Archrival’s site-specific installations explore new ways of thinking and creating by taking a collaborative approach to architecture.
January 23rd, 2012
Visitors to the Hyde Park Barracks during this year’s Sydney Festival may be surprised to encounter a moody, tactile installation comprising a series of chairs, benches and ottomans made of repurposed furniture and cloaked in a heavy, sculptural concrete fabric.
It’s not something you might normally find in an outdoor festival bar, and yet the furniture pieces create an inviting sense of play, their curved forms in contrast with the formal architecture of their surroundings.
Entitled Concrete Colony, the project is the work of Archrival, a not-for-profit organisation founded and led by architects Claire McCaughan and Lucy Humphrey. McCaughan, Humphrey and a revolving group of collaborators work together to create site-specific installations where the process of creation is just as important as the end product.
Lucy Humphrey (left) and Claire McCaughan
Archrival is all about providing an outlet for architects and designers outside of regular commercial practice, creating unsolicited new work within a short timeframe. It’s also about encouraging collaboration and interaction in an industry that’s often characterised by competition and rivalry.
The initiative’s first project, The Eleventh Hour (featured on Indesignlive here) was a good introduction to the group’s philosophy and way of working. A series of archways installed at Sydney’s Carriageworks invited visitors to interact with the space and alter it over the course of the exhibition using metres and metres of woven string.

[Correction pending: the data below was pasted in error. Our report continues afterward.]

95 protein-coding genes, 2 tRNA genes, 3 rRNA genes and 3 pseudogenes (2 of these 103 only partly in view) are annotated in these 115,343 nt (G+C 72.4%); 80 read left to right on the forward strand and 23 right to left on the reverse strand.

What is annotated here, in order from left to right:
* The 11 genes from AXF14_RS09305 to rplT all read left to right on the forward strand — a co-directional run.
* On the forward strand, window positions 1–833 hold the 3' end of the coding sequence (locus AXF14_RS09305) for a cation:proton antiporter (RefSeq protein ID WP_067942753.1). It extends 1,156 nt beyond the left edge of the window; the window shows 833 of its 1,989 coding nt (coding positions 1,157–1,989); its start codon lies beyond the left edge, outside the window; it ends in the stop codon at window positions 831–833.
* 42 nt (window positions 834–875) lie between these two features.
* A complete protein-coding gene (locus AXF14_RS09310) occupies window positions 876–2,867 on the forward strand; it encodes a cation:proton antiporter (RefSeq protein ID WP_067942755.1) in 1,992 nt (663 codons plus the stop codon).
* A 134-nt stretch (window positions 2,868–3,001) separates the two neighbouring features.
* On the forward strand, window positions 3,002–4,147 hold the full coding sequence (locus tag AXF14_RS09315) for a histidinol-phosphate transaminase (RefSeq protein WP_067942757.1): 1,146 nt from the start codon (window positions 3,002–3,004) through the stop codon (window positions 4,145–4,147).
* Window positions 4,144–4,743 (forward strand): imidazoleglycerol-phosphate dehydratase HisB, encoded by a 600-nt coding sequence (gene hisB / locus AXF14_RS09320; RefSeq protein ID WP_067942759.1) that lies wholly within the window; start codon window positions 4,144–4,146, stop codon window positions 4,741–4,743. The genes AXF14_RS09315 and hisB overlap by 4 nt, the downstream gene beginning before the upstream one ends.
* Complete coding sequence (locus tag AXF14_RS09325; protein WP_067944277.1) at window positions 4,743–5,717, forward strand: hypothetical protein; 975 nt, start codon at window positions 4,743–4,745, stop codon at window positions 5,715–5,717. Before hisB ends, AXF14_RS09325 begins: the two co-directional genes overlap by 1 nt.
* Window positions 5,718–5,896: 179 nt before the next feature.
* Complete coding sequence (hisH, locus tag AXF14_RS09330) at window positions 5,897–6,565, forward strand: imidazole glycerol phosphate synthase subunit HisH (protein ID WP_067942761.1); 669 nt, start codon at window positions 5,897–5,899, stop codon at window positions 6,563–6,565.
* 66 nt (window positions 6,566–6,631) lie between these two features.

“We were trying to see if we could get people working together; whether they’d come, whether they’d be interested,” Humphrey recalls. “And then on the first Saturday we had 100 people in there weaving!”
The hardest aspect of the project proved letting it go and take on a life of its own. “As designers we normally have quite a lot of control over what we do, and that was a perfect example of what we [were] saying – let’s invite everyone and not direct them, and let them have the freedom to just be involved in the work,” Humphrey explains.
“It was a learning process for us as well.”
Concrete Colony invited a number of diverse design professionals to a series of workshops, where they created 10 pieces out of recycled furniture and a thick, heavy concrete cloth. The hands-on nature of the task called for everyone to work closely together and put new skills to use.
“Ideally, we want to people who collaborate with us to take the skills back to their practices,” says McCaughan. “I think it affects the way I work in the studio, and hopefully it will affect other people as well.”
“It’s very physical; it’s a different way of forming,” says Humphrey. “Day to day architecture is very prescribed, very neat, and this is just physical building. It’s a more direct physical way of making things.”
McCaughan, a Project Architect at Sam Crawford Architects, and Humphrey, who runs her own design studio, are now working on a project that will exhibit at the Australian Pavilion at the Venice Biennale of Architecture in 2012. One of 6 teams chosen to exhibit, they’re keen to create something effective but understated in an exhibition that can be overpopulated and overwhelming.
“We don’t want to add to all that,” McCaughan says. “We want to provide another experience and question the way [the exhibition] is curated.”
Ephemeral and site-specific, Archrival’s projects use their temporality to their advantage.
“It’s all about speed,” Humphrey explains. “If you want to create relevant ideas, you need to do it fast. If you’ve got that big time lapse between having the idea and then taking so long to produce it, the idea’s maybe not so relevant as it was, or not as new as it was.
“Being able to do things quickly and say ’this is important, this is our focus, this our big idea about this space’, you can keep it going, move faster.”
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